The Welcome Party – a short story from Slovakia.

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In September 2002 I rocked up in Bratislava with a couple of bags and just enough cash to last until my first paycheck. And so unfolded one of the great years of my life…

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‘‘You see! Bratislava can be beautiful!!!’’ growled our guide, wagging her finger as she shot the group an admonishing look.

It was just my second day in Bratislava and I was enjoying a walking tour of Staré Mesto, the city’s pretty albeit tiny Old Town. Organized by my new employer, my colleagues and I were certainly being kept on our toes by the informative if slightly intimidating guide.

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Up on the Hill – a short story from Slovakia.

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In September 2002 I rocked up in Bratislava with a couple of bags and just enough cash to last until my first paycheck. And so unfolded one of the great years of my life…

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‘‘Slovakia!?’’ he cried with an arched eyebrow. ‘‘Get to ****, you’re not gonna go there!’’.

I was in a hostel in Copenhagen when I made the decision. Eyes closed, right hand making broad clockwise circles prior to my index finger landing firmly on the tatty wall map. ‘‘Come on… do it again!’’ snapped my Irish dormmate, visibly irked by how things had ended up. ‘‘Even with my eyes closed I could find Australia’’. Well so could I if it really came down to it. But the idea was to do it blind without manipulating the outcome in any way. Plus a deal was a deal, even if the pact had only been made with myself.

But how to actually go about finding a job in Slovakia? Back in England a few weeks later and I was stunned to immediately come across an advert on Dave’s ESL Café, the online mecca for TEFL jobs across the globe: Teachers needed in Bratislava!

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The Little Pronghorn – a short story from Qatar.

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In the summer of 2001 I boarded a near-empty Qatar Airways flight to Doha. Reuniting with my family who’d recently moved there for my father’s new job, it was my first time living abroad.

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It was the winter of 2001 and I’d just finished an uneventful evening’s classes at The Language Institute. Gathering up my books and more than ready to head home, I hadn’t noticed Mona shuffling over.

‘‘Mr Lie-ton… my husband would like to speak to you’’. 

‘‘Oh?’’ I replied, the last of my students trooping off towards a squadron of waiting jeeps. Surely I hadn’t said anything even vaguely flirty? Been culturally insensitive? Or perhaps I was in for a weekly lecture on the benefits of converting to Islam?

‘‘He is here. Will speak to you now’’.

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Like It Too Much – a short story from Qatar.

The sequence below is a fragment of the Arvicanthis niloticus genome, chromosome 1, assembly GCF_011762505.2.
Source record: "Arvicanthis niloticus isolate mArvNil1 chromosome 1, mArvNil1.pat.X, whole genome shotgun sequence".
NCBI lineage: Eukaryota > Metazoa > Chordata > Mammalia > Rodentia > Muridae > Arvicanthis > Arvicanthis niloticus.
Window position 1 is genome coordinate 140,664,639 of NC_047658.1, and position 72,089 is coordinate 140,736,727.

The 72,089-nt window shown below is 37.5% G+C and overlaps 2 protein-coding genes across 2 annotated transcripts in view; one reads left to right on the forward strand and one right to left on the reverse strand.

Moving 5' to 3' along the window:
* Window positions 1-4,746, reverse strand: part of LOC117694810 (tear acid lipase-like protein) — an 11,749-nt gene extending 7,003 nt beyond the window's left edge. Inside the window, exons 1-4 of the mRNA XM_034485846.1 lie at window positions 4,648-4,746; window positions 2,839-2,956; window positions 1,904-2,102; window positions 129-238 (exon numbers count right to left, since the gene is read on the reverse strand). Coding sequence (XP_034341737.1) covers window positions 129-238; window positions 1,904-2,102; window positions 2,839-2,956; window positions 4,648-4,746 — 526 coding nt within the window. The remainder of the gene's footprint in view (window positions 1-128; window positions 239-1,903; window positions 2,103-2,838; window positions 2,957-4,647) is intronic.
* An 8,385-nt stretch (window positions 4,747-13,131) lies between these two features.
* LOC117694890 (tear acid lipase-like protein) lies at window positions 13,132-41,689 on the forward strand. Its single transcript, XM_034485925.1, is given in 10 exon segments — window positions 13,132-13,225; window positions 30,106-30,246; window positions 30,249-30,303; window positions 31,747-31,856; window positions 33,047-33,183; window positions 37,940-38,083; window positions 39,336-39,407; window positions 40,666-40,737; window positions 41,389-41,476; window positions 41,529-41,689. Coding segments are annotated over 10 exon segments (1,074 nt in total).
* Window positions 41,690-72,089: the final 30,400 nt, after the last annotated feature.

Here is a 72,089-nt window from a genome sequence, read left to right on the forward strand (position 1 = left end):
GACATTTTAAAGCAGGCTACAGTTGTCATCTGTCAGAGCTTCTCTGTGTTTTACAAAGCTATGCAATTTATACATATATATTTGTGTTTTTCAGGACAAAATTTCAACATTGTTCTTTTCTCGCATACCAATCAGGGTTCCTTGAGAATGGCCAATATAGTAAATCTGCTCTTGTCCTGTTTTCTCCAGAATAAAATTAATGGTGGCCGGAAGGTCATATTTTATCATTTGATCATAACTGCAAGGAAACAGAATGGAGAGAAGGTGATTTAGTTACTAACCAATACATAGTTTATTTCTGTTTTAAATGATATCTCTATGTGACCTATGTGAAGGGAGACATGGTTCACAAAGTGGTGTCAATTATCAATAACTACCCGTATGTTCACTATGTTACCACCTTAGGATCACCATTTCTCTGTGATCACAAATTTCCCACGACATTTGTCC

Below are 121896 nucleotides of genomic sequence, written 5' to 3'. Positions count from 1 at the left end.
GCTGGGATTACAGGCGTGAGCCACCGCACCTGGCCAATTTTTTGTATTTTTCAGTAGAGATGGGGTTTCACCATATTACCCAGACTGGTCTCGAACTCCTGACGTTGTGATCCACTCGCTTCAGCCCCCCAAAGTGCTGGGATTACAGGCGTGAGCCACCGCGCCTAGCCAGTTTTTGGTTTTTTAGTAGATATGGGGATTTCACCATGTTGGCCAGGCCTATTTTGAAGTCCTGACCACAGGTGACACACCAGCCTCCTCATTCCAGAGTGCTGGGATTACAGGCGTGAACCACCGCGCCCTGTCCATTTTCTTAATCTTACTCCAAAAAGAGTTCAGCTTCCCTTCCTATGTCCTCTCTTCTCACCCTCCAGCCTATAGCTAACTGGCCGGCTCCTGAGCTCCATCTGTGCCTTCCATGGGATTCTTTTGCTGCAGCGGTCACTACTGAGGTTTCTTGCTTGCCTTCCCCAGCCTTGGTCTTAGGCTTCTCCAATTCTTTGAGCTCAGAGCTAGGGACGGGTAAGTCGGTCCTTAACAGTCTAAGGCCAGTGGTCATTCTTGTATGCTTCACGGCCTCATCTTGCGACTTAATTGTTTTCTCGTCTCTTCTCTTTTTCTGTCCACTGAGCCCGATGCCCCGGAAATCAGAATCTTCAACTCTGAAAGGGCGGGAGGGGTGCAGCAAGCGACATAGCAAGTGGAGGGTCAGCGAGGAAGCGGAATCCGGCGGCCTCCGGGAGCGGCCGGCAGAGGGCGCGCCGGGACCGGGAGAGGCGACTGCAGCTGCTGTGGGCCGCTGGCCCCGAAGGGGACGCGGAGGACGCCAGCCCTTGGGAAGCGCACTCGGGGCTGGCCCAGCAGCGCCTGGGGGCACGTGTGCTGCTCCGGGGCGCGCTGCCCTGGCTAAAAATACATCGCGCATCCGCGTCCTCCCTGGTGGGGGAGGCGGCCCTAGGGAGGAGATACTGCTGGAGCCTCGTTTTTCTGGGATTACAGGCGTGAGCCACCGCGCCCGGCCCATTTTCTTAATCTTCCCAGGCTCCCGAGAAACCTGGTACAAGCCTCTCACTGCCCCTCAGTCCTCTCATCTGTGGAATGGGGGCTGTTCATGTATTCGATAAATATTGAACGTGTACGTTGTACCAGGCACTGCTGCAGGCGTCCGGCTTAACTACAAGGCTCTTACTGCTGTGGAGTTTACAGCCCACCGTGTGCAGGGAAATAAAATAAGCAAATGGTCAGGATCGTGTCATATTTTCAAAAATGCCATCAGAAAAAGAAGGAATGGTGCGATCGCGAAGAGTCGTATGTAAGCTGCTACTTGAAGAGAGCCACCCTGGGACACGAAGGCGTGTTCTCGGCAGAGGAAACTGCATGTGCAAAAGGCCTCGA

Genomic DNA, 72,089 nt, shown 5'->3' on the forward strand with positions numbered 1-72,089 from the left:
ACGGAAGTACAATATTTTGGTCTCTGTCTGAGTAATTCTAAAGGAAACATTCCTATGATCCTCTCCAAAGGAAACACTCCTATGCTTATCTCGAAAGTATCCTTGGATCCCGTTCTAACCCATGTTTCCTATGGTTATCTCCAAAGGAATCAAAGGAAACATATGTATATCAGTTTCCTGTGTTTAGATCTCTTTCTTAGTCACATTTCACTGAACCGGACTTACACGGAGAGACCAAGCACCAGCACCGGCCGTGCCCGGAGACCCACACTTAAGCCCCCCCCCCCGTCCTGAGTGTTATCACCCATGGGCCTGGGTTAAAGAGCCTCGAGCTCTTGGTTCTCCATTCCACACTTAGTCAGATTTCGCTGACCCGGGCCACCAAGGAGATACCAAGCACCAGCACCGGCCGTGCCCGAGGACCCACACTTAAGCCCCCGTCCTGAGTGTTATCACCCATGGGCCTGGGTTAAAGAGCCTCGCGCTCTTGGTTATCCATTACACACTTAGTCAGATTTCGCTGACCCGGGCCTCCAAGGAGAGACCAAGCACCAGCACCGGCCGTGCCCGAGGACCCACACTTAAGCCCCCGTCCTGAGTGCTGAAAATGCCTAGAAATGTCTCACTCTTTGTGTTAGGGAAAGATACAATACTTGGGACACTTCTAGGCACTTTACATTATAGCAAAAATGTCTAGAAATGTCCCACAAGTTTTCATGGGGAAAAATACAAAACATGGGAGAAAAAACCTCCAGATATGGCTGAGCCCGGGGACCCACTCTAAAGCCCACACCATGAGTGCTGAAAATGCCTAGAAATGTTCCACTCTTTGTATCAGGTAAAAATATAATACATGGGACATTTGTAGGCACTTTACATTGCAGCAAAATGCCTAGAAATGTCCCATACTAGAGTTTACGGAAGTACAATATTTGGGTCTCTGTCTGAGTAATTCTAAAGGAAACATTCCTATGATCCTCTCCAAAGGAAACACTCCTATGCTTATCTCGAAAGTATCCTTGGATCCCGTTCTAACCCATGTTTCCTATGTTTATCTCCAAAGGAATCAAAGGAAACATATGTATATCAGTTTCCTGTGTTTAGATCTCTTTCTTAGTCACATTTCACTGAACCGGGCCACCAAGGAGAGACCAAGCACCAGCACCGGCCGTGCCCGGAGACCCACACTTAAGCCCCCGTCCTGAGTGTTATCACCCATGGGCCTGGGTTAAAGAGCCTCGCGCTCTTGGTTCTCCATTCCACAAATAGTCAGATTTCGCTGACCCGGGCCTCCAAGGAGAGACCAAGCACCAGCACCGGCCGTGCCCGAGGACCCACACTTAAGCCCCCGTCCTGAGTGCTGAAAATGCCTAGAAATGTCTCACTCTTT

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In the summer of 2001 I boarded a near-empty Qatar Airways flight to Doha. Reuniting with my family who’d recently moved there for my father’s new job, it was my first time living abroad.

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My first English teaching job came at a run-down old school called The Language Institute. The facilities were basic, the materials outdated and dreary, while the students were a right bunch of characters who quickly helped me develop as a teacher.

2 With Level 1 classsmaller

My elementary circle – a right bunch of characters.

My all-male classes were incredibly challenging, albeit for very different reasons. First were my intermediate guys, a depressing combination of tardy, lazy, disinterested and unnecessarily wealthy. Then there was the elementary circle, a collection of sullen-looking men who behaved as if violence had been threatened against their loved ones should they ever attempt to produce an English sentence.

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Baptism of Fire – a short story from Qatar.

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In the summer of 2001 I boarded a near-empty Qatar Airways flight to Doha. Reuniting with my family who’d recently moved there for my father’s new job, it was my first time living abroad.

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‘‘This is your classroom’’ said Jamla, switching on the lights. They flickered dubiously for a bit before finally illuminating the room, revealing merely the latest in a long string of anticlimaxes.

About to head off for my first day of teaching.

About to head off for my first day of teaching.

Like everything else during my tour of The Language Institute, the room was less than inspiring. Dingy, run down and with a dank smell I couldn’t quite identify, I tried to picture it as a place my students could one day be excited about coming to. But it was a tough sell.

Faded posters advertising French coastal towns adorned the peeling walls. Three rows of elephantine wooden desks and chairs looked like they’d been transposed from a Dickensian orphanage. My own table, set in front of Planet Earth’s oldest blackboard, resembled a dusty old grand piano. I set my books down on it and the whole thing slid to one side with a dull thud.

‘‘Someone will fix’’ said Jamla sternly from behind her veil. ‘’I will be in my office Mr. Lie-ton. Enjoy your first day at T.L.I’’. Turning on her heels, she swished out of the room, her black abayha trailing behind her.

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